AVOID THE TERRIBLE TOO’S. Doing too much, too soon, too fast is the number-one cause of running injuries. The body needs time to adapt to increases in mileage or speed. Muscles and joints need recovery time so they can handle more demands. If you rush that process, you could break down rather than build up. So be the tortoise, not the hare. Increase your weekly and monthly running totals gradually.
Follow the 10 percent rule: Build your weekly mileage by no more than 10 percent per week. So if you run 10 miles the first week, run 11 miles the second week, about 12 miles the third week, and so on. There may be times when even a 10 percent increase proves too much. Use the 10 percent rule as a guideline, but realize that it might be too aggressive for you.
LISTEN TO YOUR BODY. Most running injuries don’t just come out of nowhere and blindside you. Usually, there are warning signs—aches, soreness, and persistent pain. It’s up to you to heed those signs. If you don’t, you could hurt something else as you try to change your gait to compensate for the pain.
GET GOOD SHOES. Running shoes have changed a lot over the years, and there’s a dizzying variety of models, brands, and types to choose from. There are even minimalist shoes designed to mimic barefoot running (although there’s no scientific evidence that forgoing shoes decreases injury risk).
There’s no single best shoe for every runner—your goal is to find the one that offers the best support and fit for your unique anatomy and biomechanics. Don’t buy a shoe just because it’s the cheapest, because it “looks fast,” or because it matches your favorite workout gear.
You should replace your shoes every 300 to 500 miles. Note the date that you bought your shoes in your training log so that later you’ll know when it’s time for a change. And when it's time to buy, visit a specialty running store—the staff there will ask you lots of questions, watch you walk or run, and take other steps to help you find the right shoe.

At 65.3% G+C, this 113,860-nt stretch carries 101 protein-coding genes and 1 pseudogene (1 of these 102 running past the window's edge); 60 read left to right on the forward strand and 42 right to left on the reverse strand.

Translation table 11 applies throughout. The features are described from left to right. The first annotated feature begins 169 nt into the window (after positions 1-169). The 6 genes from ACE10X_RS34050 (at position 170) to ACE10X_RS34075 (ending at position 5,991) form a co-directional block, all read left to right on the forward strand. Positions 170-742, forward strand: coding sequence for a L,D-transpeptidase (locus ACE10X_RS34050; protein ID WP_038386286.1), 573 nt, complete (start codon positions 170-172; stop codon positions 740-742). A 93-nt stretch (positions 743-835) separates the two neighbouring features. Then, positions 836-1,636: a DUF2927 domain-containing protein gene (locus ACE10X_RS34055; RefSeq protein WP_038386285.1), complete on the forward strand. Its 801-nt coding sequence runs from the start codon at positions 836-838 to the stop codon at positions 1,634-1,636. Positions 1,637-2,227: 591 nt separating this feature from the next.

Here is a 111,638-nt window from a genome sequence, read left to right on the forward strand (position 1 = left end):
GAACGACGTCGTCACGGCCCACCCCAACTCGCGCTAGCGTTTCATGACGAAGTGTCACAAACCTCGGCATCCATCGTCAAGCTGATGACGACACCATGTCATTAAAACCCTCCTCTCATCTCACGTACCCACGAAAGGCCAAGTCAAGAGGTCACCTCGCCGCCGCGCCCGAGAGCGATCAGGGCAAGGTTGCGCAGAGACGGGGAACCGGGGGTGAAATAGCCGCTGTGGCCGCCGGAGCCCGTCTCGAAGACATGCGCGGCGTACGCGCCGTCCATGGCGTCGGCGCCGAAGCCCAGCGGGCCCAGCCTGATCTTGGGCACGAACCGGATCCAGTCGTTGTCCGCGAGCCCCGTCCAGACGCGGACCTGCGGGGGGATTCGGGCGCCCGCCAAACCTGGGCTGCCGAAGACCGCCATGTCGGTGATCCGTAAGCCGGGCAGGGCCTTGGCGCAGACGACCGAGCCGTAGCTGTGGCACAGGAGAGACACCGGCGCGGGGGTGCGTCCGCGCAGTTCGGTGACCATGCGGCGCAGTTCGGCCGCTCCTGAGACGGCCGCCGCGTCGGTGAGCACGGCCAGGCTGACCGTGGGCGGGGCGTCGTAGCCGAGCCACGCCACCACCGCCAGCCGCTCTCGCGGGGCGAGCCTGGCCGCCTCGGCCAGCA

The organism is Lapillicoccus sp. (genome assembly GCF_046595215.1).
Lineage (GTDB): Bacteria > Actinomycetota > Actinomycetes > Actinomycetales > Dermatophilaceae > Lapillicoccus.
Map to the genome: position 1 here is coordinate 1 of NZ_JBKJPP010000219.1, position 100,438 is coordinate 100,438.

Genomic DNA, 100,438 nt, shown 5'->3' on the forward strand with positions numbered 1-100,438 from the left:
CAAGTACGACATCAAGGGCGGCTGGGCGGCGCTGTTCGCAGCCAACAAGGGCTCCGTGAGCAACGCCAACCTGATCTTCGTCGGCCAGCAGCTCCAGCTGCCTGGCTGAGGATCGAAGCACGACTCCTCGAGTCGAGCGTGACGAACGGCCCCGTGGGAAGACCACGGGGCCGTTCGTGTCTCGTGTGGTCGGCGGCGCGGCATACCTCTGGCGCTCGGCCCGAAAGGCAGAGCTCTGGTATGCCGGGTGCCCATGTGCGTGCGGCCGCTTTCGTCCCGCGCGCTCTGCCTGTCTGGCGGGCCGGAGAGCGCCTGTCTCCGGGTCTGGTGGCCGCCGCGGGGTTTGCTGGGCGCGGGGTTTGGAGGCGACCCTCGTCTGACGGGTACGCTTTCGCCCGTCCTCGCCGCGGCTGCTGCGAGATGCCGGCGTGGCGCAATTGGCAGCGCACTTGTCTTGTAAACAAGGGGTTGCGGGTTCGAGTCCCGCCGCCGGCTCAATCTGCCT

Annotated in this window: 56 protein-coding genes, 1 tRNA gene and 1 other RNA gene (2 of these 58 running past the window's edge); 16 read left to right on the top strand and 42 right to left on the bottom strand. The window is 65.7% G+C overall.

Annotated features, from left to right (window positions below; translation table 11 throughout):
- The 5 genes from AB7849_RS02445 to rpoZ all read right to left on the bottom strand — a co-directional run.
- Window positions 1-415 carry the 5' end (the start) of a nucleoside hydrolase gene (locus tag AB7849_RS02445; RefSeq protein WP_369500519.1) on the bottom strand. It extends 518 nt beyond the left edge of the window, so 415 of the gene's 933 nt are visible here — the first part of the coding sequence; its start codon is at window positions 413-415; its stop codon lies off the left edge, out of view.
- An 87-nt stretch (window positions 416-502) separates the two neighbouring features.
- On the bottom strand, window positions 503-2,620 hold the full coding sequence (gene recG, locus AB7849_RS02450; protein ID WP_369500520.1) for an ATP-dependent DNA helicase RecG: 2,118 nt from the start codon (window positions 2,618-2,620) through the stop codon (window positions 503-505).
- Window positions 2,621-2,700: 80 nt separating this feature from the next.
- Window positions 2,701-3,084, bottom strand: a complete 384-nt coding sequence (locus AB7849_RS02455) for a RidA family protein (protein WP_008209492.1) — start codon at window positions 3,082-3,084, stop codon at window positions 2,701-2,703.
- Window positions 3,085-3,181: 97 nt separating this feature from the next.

TAKE GOOD NOTES. A detailed workout log can help keep you motivated and injury-free. Take some time after each workout to jot down notes about what you did and how you felt. Look for patterns. For instance, you may notice that your knees ache when you run on consecutive days, but you feel great when you rest in between running days. This will help you determine the best routine for you. Plus, it will help get you out the door when the going gets tough. You can draw confidence from seeing all the miles pile up. And the next workout doesn’t seem as daunting when you see how much you’ve already accomplished. There are lots of online training logs available, but a notebook and a pencil work just as well. Here are some data that you should consider including in your training diary:
CROSS-TRAIN. Running is hard on your body, there’s no doubt about it. So experts agree that most runners can benefit from cross-training activities to help improve muscle balance and stay injury-free. Swimming, cycling, elliptical training, and rowing will burn a lot of calories and boost your aerobic fitness.
Keep It Safe
Cross-training can help you stay fit when you can’t run, but choose wisely, says runner and sports podiatrist Stephen Pribut, D.P.M., of Washington, D.C. Some activities may worsen an injury. Below is a list of common running injuries and what cross-training activity is safe to do with the injury’s symptoms.